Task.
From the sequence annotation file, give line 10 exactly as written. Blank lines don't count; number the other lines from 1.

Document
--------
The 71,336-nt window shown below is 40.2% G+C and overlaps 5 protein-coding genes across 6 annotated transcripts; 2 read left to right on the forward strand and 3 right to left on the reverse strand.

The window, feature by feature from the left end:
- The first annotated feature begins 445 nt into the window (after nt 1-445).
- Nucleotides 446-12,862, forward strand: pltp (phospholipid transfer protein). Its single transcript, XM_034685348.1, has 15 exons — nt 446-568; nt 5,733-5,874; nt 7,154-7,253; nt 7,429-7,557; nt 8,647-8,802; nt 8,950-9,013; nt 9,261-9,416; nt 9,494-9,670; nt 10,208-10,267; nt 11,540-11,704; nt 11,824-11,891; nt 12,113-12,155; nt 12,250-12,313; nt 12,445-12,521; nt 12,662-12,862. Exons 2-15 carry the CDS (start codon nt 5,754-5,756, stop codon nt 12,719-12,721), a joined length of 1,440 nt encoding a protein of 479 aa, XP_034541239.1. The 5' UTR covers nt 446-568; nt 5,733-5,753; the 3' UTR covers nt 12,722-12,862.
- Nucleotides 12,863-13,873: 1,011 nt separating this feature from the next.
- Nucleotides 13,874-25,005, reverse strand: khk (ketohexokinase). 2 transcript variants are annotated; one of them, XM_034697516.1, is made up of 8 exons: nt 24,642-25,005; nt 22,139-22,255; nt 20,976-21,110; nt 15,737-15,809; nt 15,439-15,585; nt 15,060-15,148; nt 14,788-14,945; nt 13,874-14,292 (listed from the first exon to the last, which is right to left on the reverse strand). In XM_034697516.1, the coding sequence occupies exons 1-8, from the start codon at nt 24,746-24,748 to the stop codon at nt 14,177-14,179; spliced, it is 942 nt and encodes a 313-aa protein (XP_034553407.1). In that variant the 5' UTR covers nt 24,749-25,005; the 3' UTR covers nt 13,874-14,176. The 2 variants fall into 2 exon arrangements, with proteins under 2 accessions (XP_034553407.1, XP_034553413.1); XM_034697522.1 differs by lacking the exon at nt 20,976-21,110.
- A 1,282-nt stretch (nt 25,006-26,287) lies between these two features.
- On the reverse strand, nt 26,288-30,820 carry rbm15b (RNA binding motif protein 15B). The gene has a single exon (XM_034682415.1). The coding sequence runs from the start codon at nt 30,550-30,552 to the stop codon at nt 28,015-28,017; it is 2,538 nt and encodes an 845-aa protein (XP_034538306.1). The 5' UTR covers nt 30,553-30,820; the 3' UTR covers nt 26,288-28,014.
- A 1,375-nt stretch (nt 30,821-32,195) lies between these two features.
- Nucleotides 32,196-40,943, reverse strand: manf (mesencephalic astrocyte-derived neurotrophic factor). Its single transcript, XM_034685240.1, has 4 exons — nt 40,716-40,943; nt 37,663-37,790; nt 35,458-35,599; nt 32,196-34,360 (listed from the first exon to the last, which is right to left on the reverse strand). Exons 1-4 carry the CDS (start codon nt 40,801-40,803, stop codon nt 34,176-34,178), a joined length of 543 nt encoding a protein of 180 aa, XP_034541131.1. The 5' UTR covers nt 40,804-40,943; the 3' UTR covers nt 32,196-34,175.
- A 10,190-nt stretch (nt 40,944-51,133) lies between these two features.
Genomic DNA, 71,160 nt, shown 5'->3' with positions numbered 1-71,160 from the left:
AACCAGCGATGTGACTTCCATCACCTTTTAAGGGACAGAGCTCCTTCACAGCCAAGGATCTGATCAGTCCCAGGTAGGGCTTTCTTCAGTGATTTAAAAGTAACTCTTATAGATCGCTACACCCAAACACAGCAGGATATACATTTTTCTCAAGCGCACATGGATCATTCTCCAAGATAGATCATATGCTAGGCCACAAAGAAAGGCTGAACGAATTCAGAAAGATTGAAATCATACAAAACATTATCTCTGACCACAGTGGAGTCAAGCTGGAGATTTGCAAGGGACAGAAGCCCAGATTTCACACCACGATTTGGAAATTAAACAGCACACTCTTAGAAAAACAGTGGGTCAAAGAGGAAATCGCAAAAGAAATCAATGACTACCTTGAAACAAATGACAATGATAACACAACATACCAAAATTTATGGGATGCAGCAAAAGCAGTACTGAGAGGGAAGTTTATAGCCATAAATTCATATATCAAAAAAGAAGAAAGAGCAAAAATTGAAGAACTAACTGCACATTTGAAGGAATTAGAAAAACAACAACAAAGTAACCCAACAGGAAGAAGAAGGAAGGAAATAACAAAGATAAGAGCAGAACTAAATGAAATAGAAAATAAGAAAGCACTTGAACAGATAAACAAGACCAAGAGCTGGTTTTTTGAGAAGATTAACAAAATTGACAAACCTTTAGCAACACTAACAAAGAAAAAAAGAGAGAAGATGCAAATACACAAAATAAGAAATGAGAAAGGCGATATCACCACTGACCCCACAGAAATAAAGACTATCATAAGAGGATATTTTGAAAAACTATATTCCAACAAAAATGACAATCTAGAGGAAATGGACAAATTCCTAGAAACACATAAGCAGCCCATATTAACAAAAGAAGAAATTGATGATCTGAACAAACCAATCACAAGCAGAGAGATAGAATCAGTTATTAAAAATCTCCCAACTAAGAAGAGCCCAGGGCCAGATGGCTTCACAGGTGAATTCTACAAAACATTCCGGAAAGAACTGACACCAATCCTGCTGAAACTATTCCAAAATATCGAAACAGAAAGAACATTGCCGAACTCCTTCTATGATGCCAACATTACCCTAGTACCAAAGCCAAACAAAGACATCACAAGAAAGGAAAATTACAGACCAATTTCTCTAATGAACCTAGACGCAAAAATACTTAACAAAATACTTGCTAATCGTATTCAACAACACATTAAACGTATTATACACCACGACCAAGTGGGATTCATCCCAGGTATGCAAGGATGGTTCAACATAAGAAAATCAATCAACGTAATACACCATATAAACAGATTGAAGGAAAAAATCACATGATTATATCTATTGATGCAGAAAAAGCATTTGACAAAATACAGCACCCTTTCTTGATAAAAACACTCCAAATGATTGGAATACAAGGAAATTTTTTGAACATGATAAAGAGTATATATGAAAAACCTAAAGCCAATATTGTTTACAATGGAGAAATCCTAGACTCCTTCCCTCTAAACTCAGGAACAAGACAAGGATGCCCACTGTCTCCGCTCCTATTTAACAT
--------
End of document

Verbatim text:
- Nucleotides 32,196-40,943, reverse strand: manf (mesencephalic astrocyte-derived neurotrophic factor). Its single transcript, XM_034685240.1, has 4 exons — nt 40,716-40,943; nt 37,663-37,790; nt 35,458-35,599; nt 32,196-34,360 (listed from the first exon to the last, which is right to left on the reverse strand). Exons 1-4 carry the CDS (start codon nt 40,801-40,803, stop codon nt 34,176-34,178), a joined length of 543 nt encoding a protein of 180 aa, XP_034541131.1. The 5' UTR covers nt 40,804-40,943; the 3' UTR covers nt 32,196-34,175.